By I. smiley G. Calderón | email@example.com
The year was 1992, and voters in Fresno had just successfully voted to change how city government was conducted. In addition to switching to a mayor-council form of government, provisions were put into place to ensure proper and equitable city council representation for the future.
Back in the 90s, when Fresno was a smaller yet rapidly growing place, the city’s population was just at about 385,000 residents. Yet the smart voters of the day knew that, as the population increased, so should representation. They understood that Fresno’s government would need to evolve and grow alongside its population increase. In fact, this Expansion of Council Membership guaranty is what was included in the original text of City Charter Section 1504: “(a) At such time as the population of the City of Fresno reaches 540,000, the Council shall add two Council offices to the Council…” How straightforward and clear!
Yet, sadly, in 2010, an initiative called Measure A, was passed with about 34,200 votes, that changed Section 1504 in some critical ways. First, it increased the population threshold from 540,000 to 650,000. So now, before additional councilmembers can even be considered, Fresno has to be spilling over with new residents. Secondly, Measure A changed the text of Section 1504 to include a “public review process to consider adding two Council offices to the Council…” which, after completed, would result in a Council “vote on whether to submit to the voters a ballot measure adding two Council offices…” This critical change effectively emasculated the impact that this important section had in automatically maintaining proper, if not merely adequate, city council representation for Fresnans. Now, because of Measure A, some type of “public review process” would have to be implemented before a Council vote could be cast. All of this just to see if a ballot measure for adding new councilmembers could be presented to voters. Aargh. Why is this so convoluted and complicated?
Frankly speaking, because power doesn’t like to be shared.
If two new council districts were created here in Fresno, that would mean that existing council district boundaries would have to be redrawn. True, more people would gain more representation – a necessity. But, with new and different district boundaries come less consolidation of city control – a threat. That is, the necessity of better city representation for Fresnans is perceived as a threat by certain individuals who don’t want to relinquish their control, or who don’t want to share citywide influence and power more equitably. Clearly, this kind of politics is in stark contrast to voters’ original 1992 intention of permanently ensuring equitable representation by including Section 1504 in the City Charter.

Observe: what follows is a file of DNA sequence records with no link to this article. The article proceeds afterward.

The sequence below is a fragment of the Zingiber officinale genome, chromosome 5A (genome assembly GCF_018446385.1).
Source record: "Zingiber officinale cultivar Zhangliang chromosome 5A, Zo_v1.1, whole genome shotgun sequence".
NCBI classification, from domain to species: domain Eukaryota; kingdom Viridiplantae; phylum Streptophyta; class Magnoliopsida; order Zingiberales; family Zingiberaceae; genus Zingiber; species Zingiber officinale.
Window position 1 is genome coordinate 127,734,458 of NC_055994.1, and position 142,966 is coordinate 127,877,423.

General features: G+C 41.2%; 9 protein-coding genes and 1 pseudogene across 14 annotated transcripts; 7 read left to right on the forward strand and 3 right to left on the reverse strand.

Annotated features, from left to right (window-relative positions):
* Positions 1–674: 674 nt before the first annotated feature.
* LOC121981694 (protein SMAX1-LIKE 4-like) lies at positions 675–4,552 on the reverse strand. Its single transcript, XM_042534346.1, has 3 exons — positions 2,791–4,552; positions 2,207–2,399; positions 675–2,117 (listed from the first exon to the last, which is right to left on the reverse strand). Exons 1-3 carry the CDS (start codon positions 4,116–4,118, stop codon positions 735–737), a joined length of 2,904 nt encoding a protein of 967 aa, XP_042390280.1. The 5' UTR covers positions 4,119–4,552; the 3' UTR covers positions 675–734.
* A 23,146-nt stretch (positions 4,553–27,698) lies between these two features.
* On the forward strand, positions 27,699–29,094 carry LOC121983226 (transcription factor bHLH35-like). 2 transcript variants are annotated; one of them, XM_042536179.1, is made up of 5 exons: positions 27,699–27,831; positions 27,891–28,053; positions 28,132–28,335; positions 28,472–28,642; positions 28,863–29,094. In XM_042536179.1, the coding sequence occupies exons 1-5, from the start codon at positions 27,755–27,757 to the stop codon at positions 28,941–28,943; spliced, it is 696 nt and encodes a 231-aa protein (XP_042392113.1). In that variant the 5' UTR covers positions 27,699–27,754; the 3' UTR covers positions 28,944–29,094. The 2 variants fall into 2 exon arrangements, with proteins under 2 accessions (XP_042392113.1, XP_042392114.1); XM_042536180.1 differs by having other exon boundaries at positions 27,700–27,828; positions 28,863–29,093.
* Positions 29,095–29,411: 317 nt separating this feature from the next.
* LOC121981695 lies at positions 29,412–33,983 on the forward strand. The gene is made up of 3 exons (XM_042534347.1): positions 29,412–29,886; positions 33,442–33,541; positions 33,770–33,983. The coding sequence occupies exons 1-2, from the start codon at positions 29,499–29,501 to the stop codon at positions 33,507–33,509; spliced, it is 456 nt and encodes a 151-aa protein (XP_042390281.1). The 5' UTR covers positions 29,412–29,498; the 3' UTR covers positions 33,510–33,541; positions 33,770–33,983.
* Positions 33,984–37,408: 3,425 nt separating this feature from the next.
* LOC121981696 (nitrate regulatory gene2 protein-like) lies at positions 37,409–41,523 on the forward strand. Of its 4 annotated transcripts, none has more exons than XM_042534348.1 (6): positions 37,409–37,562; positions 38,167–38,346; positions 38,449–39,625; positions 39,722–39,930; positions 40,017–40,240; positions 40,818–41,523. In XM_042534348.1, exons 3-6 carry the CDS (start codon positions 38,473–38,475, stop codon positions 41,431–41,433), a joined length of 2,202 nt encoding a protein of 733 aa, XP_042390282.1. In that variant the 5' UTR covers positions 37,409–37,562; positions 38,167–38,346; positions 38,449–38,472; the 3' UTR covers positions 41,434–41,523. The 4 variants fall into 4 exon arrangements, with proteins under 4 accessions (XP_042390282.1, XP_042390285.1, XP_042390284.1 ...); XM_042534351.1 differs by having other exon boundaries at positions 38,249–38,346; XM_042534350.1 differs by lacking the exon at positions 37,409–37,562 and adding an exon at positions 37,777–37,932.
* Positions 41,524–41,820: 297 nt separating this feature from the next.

In 1992, Fresno’s population was less than 400,000. Now, compare that with today’s 536,600 – we are the 5th largest city in California – with about a 40% population increase over the past 30 years. Yet, over these past 30 years, we’ve had no more than 7 councilmembers. And, perhaps that was fine then when each councilmember represented an average of 55,000 Fresnans. But today, with still only 7 councilmembers to represent us, each councilmember now has about 76,600 constituents to serve. What a substantial increase!
How does this stack up against our nearby sister cities? Well, take Oakland and Bakersfield, for example. With considerably fewer people, 432,900 and 389,200, respectively, both cities have 7 councilmembers. Now, contrast this with Sacramento and Long Beach, still with less people than Fresno, 508,200 and 475,000, respectively: they each have 9 councilmembers. Clearly, Fresno is behind the times and needs to catch up with its representation.
Today, we are a thriving city that is making moves to become another one of California’s favorite destination cities, a vibrant community in the Central Valley with attainable aspirations. But, our voices can’t be adequately heard if we are not correctly represented at City Hall. And, as our collective population increases, if our voices aren’t heard there, then our city vision will become clouded and skewed, and our Fresno future unclear.
It’s been nearly 30 years since Fresnans spoke up to make sure they were properly represented in their town – and despite the Measure A setback, Fresno voters are still poised for citywide growth and modernization. So, isn’t it about time for Fresno to get its representation back on track and get with the program so that we can all collectively move forward in the growth of our city?
Isn’t it about time that we were rightfully represented in our city?
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